By Dave Andrusko
Driving home last night I listened to my favorite talk show host who had brought together a panel of first-rate political reporters to discuss the shocking news that pro-life Republican Mississippi Gov. Haley Barbour had issued a statement declaring that he was not going to be a candidate for President.
The host asked, on a scale of one to ten–with ten being something like a super-mega shock–how would they rate news that someone everyone “knew” was going to be a candidate for the Republican nomination had withdrawn. The lowest figure was 8.5.
Last month I wrote a blog entry titled “Barbour Lays out Pro-Life Credentials in Iowa Speech”. In a word they are very, very solid. So Gov. Barbour’s decision is not only a shock, it is a disappointment. We want pro-lifers in the Republican field—especially those with Gov. Barbour’s experience and savvy. The Republican nominee will take on a pro-abortion incumbent who has almost unlimited access to money to run his re-election campaign.
There are a number of pro-life candidates who are thinking about entering the race, or so the conventional wisdom goes. Five Republicans have taken the first formal step, establishing “exploratory committees,” as a way of “testing the waters” before deciding whether to formally announce that they are running for President. The only Republican to date who has taken that final step is pro-abortion former New Mexico Gov. Gary Johnson.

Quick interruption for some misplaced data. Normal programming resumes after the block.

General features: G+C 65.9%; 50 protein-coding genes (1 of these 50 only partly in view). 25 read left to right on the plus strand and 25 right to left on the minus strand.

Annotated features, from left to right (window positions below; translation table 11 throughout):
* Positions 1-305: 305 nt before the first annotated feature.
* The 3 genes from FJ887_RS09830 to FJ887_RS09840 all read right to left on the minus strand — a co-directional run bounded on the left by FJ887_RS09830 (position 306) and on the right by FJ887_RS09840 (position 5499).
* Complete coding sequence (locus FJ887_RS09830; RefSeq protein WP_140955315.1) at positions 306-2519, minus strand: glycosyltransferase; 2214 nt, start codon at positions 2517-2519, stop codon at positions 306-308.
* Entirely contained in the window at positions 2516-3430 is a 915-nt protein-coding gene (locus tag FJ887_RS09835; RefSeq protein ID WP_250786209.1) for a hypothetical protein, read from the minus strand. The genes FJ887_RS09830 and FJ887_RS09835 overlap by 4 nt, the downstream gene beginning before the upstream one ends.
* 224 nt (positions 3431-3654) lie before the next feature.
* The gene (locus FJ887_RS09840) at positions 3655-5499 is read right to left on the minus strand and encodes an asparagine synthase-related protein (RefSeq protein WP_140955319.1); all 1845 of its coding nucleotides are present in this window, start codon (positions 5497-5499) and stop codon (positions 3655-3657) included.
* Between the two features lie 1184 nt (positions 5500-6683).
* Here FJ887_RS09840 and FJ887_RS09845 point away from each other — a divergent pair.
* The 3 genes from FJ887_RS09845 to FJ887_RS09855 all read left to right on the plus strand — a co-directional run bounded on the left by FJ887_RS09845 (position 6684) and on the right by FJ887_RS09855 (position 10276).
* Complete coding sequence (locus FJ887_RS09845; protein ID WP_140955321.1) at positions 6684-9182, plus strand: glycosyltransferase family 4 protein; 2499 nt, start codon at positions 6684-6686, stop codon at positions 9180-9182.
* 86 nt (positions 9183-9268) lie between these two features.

A friend forwarded me a tweet this afternoon. It came from New York Times reporter John Harwood, saying that a confidante of Republican Mitch Daniels says that the Indiana Governor now “’60 to 70%’ likely to seek 2012 GOP nomination.”
Daniels is best known to pro-lifers for telling Andrew Ferguson of The Weekly Standard in 2010 that “the next president would have to call a truce on the so-called social issues. We’re going to just have to agree to get along for a little while. Daniels’ argument is that in order to build a large enough coalition to defeat President Obama in 2012, issues like abortion should be disregarded (See here)
But the economic mess we find ourselves in is not going to be resolved for a long, long time. Putting abortion in the shelf is to counsel inaction for the indefinite future as the machinery of death devours millions of addition victims.
And, as we have said many times over many presidential election cycles, the importance of saving unborn lives cannot be exaggerated to those who believe in the sanctity of every human life or more of an determent to those candidates who don’t.
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